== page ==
Colorado’s Leaves Are Changing Color Earlier Than Usual

Grant Allen/Adventure Tribune
Colorado’s Rocky Mountain forests provide opportunities for incredible photographs and leaf-color adventures. But this year, the leaves are changing colors earlier.

As we drive into Estes Park to witness herds of elk roam through the town, we’re stunned by the forest’s color palate. Leaves have changed from summer green to vibrant reds, oranges, and yellows. But, the leaves’ vibrancy came early this year.

The leaves are changing colors earlier the further north you go, which means your window in the southern part of the state begins later, according to Denver’s 9News.

If you want to take a drive into the Rocky Mountains and view the leaves as they change color, be sure to do it early, as the leaves will change earlier the deeper the forest sits in the mountains. Further into the mountains, the leaves may be all gone by the time October rolls around. In the lower sections of the Rockies, late September and early October is your window. And, in the foothills, the leaves should be gone before November.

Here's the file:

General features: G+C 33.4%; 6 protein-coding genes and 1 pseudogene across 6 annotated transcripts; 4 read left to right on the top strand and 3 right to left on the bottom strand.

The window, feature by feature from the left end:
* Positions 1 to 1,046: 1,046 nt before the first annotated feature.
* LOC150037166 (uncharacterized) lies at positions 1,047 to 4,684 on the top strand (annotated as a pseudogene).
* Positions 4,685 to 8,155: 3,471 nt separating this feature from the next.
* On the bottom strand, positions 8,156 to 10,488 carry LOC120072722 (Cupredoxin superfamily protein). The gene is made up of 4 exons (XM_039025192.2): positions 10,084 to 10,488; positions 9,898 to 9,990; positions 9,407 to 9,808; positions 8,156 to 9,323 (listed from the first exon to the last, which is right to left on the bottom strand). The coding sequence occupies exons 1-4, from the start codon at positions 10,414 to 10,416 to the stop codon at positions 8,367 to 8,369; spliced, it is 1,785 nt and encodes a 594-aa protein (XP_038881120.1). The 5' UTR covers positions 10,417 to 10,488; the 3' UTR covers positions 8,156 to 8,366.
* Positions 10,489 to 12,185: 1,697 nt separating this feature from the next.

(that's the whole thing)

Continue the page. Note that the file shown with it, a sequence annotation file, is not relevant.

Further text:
Due to its mixture of evergreens and deciduous forests, Colorado features some of the country’s most scenic color-changing forests (aside from the Northeast).

Don’t miss out on the short window to view Colorado’s natural autumn beauty. Send your photos to The Adventure Tribune to showcase the color palate.


Tom Malone is the Editor-In-Chief of The Adventure Tribune and author of adventure novels, like Across Americana. He is based in Denver, Colorado, where he adventures through the Rocky Mountains while not traveling abroad.
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